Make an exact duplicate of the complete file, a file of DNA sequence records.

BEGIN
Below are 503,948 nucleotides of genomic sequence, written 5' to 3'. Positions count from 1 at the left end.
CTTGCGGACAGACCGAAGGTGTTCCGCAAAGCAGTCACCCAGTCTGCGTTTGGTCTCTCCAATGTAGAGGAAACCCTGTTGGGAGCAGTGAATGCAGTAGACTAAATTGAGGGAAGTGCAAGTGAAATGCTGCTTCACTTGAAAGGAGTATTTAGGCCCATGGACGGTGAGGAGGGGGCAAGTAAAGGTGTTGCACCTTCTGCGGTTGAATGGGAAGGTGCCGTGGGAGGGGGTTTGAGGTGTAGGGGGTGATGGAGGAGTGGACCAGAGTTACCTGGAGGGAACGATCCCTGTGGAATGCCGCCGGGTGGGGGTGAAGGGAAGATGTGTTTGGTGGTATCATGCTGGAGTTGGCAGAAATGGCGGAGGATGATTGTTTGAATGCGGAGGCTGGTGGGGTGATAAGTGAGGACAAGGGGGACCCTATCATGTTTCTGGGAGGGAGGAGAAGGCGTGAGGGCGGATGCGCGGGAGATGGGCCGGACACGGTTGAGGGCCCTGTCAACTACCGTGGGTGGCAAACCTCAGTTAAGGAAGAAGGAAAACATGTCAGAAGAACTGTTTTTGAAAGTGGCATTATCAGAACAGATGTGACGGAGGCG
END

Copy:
Below are 503,948 nucleotides of genomic sequence, written 5' to 3'. Positions count from 1 at the left end.
CTTGCGGACAGACCGAAGGTGTTCCGCAAAGCAGTCACCCAGTCTGCGTTTGGTCTCTCCAATGTAGAGGAAACCCTGTTGGGAGCAGTGAATGCAGTAGACTAAATTGAGGGAAGTGCAAGTGAAATGCTGCTTCACTTGAAAGGAGTATTTAGGCCCATGGACGGTGAGGAGGGGGCAAGTAAAGGTGTTGCACCTTCTGCGGTTGAATGGGAAGGTGCCGTGGGAGGGGGTTTGAGGTGTAGGGGGTGATGGAGGAGTGGACCAGAGTTACCTGGAGGGAACGATCCCTGTGGAATGCCGCCGGGTGGGGGTGAAGGGAAGATGTGTTTGGTGGTATCATGCTGGAGTTGGCAGAAATGGCGGAGGATGATTGTTTGAATGCGGAGGCTGGTGGGGTGATAAGTGAGGACAAGGGGGACCCTATCATGTTTCTGGGAGGGAGGAGAAGGCGTGAGGGCGGATGCGCGGGAGATGGGCCGGACACGGTTGAGGGCCCTGTCAACTACCGTGGGTGGCAAACCTCAGTTAAGGAAGAAGGAAAACATGTCAGAAGAACTGTTTTTGAAAGTGGCATTATCAGAACAGATGTGACGGAGGCG